VoxEU Column Macroeconomic policy

Philip Lane, the next chief economist of the ECB

Philip Lane, a CEPR Research Fellow, will soon become the ECB's chief economist. Read this selection of his columns to find out his opinions on the euro area, financial stability, and monetary policy.

Philip Lane, Governor of the Central Bank of Ireland, Whately Professor of Political Economy at Trinity College Dublin and CEPR Research Fellow, is the only candidate nominated to succeed Peter Praet as the ECB's chief economist. He has also chaired the Advisory Scientific Committee of the European Systemic Risk Board.

Philip has been Director of the International Macroeconomics and Finance Programme at CEPR, and has been frequent contributor to VoxEU since 2007, when his first column for CEPR's new site explored whether Europe should care about global imbalances.

The feasibility of sovereign bond-backed securities for the euro area
Philip Lane, Sam Langfield
28 February 2018, 7977 reads

The euro area’s macro-financial framework is incomplete and fragile. This column highlights how a market for sovereign bond-backed securities could help to enhance financial stability by providing automatic stabilisation. Drawing on a recent feasibility study published by a High-Level Task Force of the European Systemic Risk Board, it outlines how to pave the way for market development by removing regulatory obstacles.

Emerging economy corporate debt: The threat to financial stability
Viral Acharya, Stephen Cecchetti, José De Gregorio, Sebnem Kalemli-Ozcan, Philip Lane, Ugo Panizza 
05 October 2015, 29666 reads

Emerging market firms have borrowed in foreign currency to take advantage of low interest rates. This column argues that when the Fed inevitably raises rates, such borrowing will be a threat to emerging economy financial systems. Yet so long as authorities use their existing prudential tools wisely, the risks appear manageable.

International financial flows and the Eurozone crisis
Philip Lane
7 September 2015, 6797 reads

In the lead up to the global financial crisis, there was a substantial credit boom in advanced economies. In the Eurozone, cross-border flows played an especially important role in the boom-bust cycle. This column examines how the common currency and linkages between member states contributed to the Eurozone crisis. A very strong relationship between pre-crisis levels of external imbalances and macroeconomic performance since 2008 is observed. The findings point to the importance of delinking banks and sovereigns, and the need for macro-financial policies that manage the risks associated with excessive international debt flows. 

CEPR Report: A New Start for the Eurozone: Dealing with Debt
Giancarlo Corsetti, Lars Feld, Philip Lane, Lucrezia Reichlin, Hélène Rey, Dimitri Vayanos, Beatrice Weder di Mauro
15 April 2015, 21789 reads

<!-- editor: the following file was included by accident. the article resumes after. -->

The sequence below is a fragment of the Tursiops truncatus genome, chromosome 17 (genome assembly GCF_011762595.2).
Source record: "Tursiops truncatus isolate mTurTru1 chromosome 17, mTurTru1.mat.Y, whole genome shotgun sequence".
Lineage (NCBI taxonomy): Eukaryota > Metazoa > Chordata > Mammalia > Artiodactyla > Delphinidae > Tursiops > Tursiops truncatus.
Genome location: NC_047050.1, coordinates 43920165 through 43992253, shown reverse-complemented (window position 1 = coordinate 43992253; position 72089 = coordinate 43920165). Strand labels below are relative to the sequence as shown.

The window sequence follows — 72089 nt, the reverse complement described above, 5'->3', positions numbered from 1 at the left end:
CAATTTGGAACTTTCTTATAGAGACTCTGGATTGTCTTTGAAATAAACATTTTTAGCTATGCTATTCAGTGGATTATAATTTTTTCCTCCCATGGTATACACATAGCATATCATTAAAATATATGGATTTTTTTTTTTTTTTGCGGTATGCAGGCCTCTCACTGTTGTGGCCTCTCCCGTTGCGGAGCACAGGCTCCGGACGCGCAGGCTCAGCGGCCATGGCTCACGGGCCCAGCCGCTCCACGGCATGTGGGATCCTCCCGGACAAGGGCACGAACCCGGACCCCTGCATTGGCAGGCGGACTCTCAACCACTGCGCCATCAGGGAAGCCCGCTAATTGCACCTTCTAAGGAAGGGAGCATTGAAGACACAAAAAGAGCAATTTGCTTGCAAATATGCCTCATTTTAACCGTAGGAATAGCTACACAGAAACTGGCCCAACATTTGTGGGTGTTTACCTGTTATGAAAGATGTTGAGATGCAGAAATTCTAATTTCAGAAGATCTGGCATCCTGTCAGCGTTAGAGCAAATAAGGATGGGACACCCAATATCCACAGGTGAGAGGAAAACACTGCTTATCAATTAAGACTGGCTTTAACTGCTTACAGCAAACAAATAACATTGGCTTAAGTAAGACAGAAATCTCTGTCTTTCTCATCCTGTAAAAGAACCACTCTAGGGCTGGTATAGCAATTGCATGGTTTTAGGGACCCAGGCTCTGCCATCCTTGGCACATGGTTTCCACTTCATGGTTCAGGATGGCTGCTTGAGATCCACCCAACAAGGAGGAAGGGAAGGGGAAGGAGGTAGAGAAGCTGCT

The Eurozone’s problems of poor growth and the threat of financial instability are rooted in its very foundation. The authors of the inaugural Monitoring the Eurozone report, launched today, consider three means by which the Eurozone can protect itself from structural failure. Their recommendations, which do not require Treaty changes, are crucial in offsetting the major risks a repetition of the recent Crisis would present.

Cross-border financial linkages: Identifying and measuring vulnerabilities
Philip Lane
26 January 2015, 11387 reads

There has been spectacular growth in cross-border financial linkages over the last 20 years.  Moreover, boom-bust cycles in international financial flows have contributed to financial instability and financial crises in a number of countries. While the coverage of international financial datasets has sharply improved in recent years, this column introduces CEPR Policy Insight 77, explaining that the currently available data lacks the detailed information (in particular, the matrix of cross-border sectoral exposures) to provide a sufficient basis for risk surveillance and monitoring. Accordingly, a high priority for policymakers is to implement current proposals to improve the scope and quality of international financial data.

Banks and cross-border capital flows: Policy challenges and regulatory responses
Markus K Brunnermeier, José De Gregorio, Philip Lane, Hélène Rey, Hyun Song Shin
7 October 2012, 28541 reads

Many argue that the financial sector is in dire need of reform but there is always the danger of solving one problem by creating another. This column outlines the findings of the Committee for International Economic Policy and Reform. It takes stock of the traditional case for financial liberalisation and asks which principles have withstood the test of recent events and which ones now need re-thinking.

Cross-border banking in Europe
Franklin Allen, Thorsten Beck, Elena Carletti, Philip Lane, Dirk Schoenmaker, Wolf Wagner
20 June 2011, 30150 reads

The global crisis has provided compelling evidence of the need to understand the role of banks in international finance. This column introduces a new CEPR report analysing key aspects of cross-border banking taking a European focus. The report argues that policy reforms in micro- and macro-prudential regulation and macroeconomic policies are urgently needed for Europe to improve its efficiency and reduce its risk.

Rethinking national fiscal policies in Europe
Philip Lane
17 June 2010, 18300 reads

The global crisis has developed into a fiscal crisis within the Eurozone. This essay argues that fiscal policy during normal times must be sufficiently sustainable and counter-cyclical to enable aggressive fiscal intervention in the event of a major negative shock. It says that the solution is to set up independent fiscal councils in Eurozone member countries.

3,570 Reads